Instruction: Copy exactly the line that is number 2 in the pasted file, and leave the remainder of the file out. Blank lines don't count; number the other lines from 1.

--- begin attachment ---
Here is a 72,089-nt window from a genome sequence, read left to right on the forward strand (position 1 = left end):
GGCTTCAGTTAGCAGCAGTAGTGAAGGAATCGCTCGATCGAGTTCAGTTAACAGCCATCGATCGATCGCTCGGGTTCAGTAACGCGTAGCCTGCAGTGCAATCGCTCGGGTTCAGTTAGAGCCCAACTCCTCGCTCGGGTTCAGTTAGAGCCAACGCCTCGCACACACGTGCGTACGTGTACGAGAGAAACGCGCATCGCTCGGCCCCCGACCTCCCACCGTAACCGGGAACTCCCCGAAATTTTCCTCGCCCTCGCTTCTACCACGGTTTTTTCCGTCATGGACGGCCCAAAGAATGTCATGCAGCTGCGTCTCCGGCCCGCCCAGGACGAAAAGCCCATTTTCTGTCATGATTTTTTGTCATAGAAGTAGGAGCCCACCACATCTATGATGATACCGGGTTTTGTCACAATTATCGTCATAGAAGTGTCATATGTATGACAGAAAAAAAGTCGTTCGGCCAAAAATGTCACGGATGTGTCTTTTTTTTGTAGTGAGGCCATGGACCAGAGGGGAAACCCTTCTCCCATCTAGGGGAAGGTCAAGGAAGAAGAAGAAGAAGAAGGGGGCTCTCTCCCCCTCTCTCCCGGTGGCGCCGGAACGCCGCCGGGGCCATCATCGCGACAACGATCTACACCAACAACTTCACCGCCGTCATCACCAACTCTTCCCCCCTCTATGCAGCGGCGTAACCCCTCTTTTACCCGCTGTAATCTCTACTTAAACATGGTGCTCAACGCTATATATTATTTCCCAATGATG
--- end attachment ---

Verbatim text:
GGCTTCAGTTAGCAGCAGTAGTGAAGGAATCGCTCGATCGAGTTCAGTTAACAGCCATCGATCGATCGCTCGGGTTCAGTAACGCGTAGCCTGCAGTGCAATCGCTCGGGTTCAGTTAGAGCCCAACTCCTCGCTCGGGTTCAGTTAGAGCCAACGCCTCGCACACACGTGCGTACGTGTACGAGAGAAACGCGCATCGCTCGGCCCCCGACCTCCCACCGTAACCGGGAACTCCCCGAAATTTTCCTCGCCCTCGCTTCTACCACGGTTTTTTCCGTCATGGACGGCCCAAAGAATGTCATGCAGCTGCGTCTCCGGCCCGCCCAGGACGAAAAGCCCATTTTCTGTCATGATTTTTTGTCATAGAAGTAGGAGCCCACCACATCTATGATGATACCGGGTTTTGTCACAATTATCGTCATAGAAGTGTCATATGTATGACAGAAAAAAAGTCGTTCGGCCAAAAATGTCACGGATGTGTCTTTTTTTTGTAGTGAGGCCATGGACCAGAGGGGAAACCCTTCTCCCATCTAGGGGAAGGTCAAGGAAGAAGAAGAAGAAGAAGGGGGCTCTCTCCCCCTCTCTCCCGGTGGCGCCGGAACGCCGCCGGGGCCATCATCGCGACAACGATCTACACCAACAACTTCACCGCCGTCATCACCAACTCTTCCCCCCTCTATGCAGCGGCGTAACCCCTCTTTTACCCGCTGTAATCTCTACTTAAACATGGTGCTCAACGCTATATATTATTTCCCAATGATG